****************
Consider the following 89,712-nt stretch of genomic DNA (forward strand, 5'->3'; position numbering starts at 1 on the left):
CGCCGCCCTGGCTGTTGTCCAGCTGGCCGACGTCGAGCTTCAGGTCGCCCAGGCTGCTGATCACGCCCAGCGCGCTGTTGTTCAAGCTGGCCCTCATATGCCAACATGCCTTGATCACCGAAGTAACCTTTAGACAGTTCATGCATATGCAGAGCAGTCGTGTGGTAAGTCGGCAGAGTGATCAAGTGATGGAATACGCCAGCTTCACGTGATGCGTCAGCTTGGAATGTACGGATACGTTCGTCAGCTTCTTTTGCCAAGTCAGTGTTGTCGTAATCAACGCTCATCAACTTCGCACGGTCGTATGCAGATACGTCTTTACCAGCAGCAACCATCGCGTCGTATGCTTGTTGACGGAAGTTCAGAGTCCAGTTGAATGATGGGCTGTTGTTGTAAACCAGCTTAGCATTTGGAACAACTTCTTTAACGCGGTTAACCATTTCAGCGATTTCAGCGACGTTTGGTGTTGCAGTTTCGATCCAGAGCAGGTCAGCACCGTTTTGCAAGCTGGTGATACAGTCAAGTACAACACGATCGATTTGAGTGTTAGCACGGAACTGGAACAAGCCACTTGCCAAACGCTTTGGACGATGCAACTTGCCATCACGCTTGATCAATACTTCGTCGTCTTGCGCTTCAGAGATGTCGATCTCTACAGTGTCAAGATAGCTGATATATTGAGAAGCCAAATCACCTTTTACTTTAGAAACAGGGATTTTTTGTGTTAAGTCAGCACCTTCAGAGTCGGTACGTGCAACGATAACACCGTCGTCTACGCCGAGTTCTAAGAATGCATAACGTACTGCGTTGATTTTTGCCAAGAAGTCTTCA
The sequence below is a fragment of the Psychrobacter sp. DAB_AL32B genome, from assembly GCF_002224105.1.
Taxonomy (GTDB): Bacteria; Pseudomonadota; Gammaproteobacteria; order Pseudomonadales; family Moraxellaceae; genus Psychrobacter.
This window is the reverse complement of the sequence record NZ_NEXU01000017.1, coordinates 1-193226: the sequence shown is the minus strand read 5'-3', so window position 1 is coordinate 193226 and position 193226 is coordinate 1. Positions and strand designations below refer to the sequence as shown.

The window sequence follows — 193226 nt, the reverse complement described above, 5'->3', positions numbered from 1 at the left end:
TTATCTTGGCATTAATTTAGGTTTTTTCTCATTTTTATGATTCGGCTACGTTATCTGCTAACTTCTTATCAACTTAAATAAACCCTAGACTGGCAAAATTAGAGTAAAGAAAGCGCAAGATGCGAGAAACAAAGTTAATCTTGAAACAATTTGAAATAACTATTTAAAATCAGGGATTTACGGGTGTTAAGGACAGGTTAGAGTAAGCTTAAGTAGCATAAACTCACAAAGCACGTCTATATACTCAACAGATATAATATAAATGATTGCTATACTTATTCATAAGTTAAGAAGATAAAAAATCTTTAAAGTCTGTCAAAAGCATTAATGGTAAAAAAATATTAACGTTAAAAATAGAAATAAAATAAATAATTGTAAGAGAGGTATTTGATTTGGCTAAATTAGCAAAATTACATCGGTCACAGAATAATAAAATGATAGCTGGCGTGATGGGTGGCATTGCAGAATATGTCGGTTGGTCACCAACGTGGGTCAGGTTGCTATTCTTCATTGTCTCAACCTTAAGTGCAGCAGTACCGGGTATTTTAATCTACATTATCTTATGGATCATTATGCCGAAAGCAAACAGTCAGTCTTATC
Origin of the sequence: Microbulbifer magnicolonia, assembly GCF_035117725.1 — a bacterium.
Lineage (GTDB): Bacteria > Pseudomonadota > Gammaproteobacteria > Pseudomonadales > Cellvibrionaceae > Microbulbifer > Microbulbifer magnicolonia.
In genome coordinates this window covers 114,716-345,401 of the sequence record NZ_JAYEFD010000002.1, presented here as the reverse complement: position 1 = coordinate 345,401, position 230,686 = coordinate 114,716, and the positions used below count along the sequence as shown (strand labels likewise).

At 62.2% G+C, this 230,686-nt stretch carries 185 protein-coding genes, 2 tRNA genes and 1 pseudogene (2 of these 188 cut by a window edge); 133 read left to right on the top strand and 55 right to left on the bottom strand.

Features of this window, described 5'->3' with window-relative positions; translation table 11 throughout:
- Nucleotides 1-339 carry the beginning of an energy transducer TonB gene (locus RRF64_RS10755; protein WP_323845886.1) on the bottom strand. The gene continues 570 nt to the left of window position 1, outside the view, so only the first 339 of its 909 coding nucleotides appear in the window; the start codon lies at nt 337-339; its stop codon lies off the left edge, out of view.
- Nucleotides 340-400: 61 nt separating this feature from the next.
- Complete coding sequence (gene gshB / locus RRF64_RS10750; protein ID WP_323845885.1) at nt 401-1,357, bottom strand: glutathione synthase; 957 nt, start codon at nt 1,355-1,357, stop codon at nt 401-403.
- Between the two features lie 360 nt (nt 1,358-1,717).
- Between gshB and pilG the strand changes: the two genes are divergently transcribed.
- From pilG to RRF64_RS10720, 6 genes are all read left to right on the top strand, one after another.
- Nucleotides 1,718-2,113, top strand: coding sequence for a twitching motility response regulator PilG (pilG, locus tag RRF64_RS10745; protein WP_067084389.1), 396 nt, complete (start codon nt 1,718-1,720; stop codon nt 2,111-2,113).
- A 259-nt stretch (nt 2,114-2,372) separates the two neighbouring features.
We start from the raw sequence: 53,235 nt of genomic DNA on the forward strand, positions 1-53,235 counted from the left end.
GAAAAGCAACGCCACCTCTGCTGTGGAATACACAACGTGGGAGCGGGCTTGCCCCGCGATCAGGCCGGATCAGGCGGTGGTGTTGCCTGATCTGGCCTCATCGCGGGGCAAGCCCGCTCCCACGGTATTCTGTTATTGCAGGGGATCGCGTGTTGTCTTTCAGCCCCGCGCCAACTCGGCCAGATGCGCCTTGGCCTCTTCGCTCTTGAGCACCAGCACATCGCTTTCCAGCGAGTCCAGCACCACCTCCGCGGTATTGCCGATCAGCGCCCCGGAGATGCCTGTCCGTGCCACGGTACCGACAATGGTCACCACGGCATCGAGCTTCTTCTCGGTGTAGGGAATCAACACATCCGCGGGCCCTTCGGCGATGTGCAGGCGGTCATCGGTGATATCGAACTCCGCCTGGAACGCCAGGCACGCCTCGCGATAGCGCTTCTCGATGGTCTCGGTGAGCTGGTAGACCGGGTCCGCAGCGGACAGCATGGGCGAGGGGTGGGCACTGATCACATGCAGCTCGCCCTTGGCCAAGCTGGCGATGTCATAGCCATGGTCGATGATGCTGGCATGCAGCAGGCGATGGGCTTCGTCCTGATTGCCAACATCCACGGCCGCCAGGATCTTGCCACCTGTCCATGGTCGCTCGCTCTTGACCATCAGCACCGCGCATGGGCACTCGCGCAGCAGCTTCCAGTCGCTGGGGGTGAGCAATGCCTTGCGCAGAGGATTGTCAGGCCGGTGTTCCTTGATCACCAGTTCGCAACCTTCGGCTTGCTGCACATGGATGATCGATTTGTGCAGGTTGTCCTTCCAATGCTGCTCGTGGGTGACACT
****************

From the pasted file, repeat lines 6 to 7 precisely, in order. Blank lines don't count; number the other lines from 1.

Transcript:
The window sequence follows — 193226 nt, the reverse complement described above, 5'->3', positions numbered from 1 at the left end:
TTATCTTGGCATTAATTTAGGTTTTTTCTCATTTTTATGATTCGGCTACGTTATCTGCTAACTTCTTATCAACTTAAATAAACCCTAGACTGGCAAAATTAGAGTAAAGAAAGCGCAAGATGCGAGAAACAAAGTTAATCTTGAAACAATTTGAAATAACTATTTAAAATCAGGGATTTACGGGTGTTAAGGACAGGTTAGAGTAAGCTTAAGTAGCATAAACTCACAAAGCACGTCTATATACTCAACAGATATAATATAAATGATTGCTATACTTATTCATAAGTTAAGAAGATAAAAAATCTTTAAAGTCTGTCAAAAGCATTAATGGTAAAAAAATATTAACGTTAAAAATAGAAATAAAATAAATAATTGTAAGAGAGGTATTTGATTTGGCTAAATTAGCAAAATTACATCGGTCACAGAATAATAAAATGATAGCTGGCGTGATGGGTGGCATTGCAGAATATGTCGGTTGGTCACCAACGTGGGTCAGGTTGCTATTCTTCATTGTCTCAACCTTAAGTGCAGCAGTACCGGGTATTTTAATCTACATTATCTTATGGATCATTATGCCGAAAGCAAACAGTCAGTCTTATC